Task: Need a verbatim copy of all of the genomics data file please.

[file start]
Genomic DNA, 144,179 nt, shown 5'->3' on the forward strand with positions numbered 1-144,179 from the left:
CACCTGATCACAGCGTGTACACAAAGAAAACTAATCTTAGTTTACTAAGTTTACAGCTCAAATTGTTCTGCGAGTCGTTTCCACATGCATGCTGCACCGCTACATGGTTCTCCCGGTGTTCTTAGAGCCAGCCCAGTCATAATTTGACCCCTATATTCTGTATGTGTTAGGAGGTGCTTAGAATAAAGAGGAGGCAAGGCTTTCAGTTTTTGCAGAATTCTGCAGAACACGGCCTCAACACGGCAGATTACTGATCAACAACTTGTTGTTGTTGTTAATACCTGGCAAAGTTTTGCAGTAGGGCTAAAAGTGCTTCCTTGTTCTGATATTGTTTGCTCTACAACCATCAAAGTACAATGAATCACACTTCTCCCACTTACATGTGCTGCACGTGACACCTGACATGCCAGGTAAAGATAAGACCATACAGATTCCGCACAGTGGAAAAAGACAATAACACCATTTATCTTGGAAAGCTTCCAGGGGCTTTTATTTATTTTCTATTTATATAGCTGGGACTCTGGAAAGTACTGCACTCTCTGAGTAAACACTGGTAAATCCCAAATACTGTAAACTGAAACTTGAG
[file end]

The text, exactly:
Genomic DNA, 144,179 nt, shown 5'->3' on the forward strand with positions numbered 1-144,179 from the left:
CACCTGATCACAGCGTGTACACAAAGAAAACTAATCTTAGTTTACTAAGTTTACAGCTCAAATTGTTCTGCGAGTCGTTTCCACATGCATGCTGCACCGCTACATGGTTCTCCCGGTGTTCTTAGAGCCAGCCCAGTCATAATTTGACCCCTATATTCTGTATGTGTTAGGAGGTGCTTAGAATAAAGAGGAGGCAAGGCTTTCAGTTTTTGCAGAATTCTGCAGAACACGGCCTCAACACGGCAGATTACTGATCAACAACTTGTTGTTGTTGTTAATACCTGGCAAAGTTTTGCAGTAGGGCTAAAAGTGCTTCCTTGTTCTGATATTGTTTGCTCTACAACCATCAAAGTACAATGAATCACACTTCTCCCACTTACATGTGCTGCACGTGACACCTGACATGCCAGGTAAAGATAAGACCATACAGATTCCGCACAGTGGAAAAAGACAATAACACCATTTATCTTGGAAAGCTTCCAGGGGCTTTTATTTATTTTCTATTTATATAGCTGGGACTCTGGAAAGTACTGCACTCTCTGAGTAAACACTGGTAAATCCCAAATACTGTAAACTGAAACTTGAG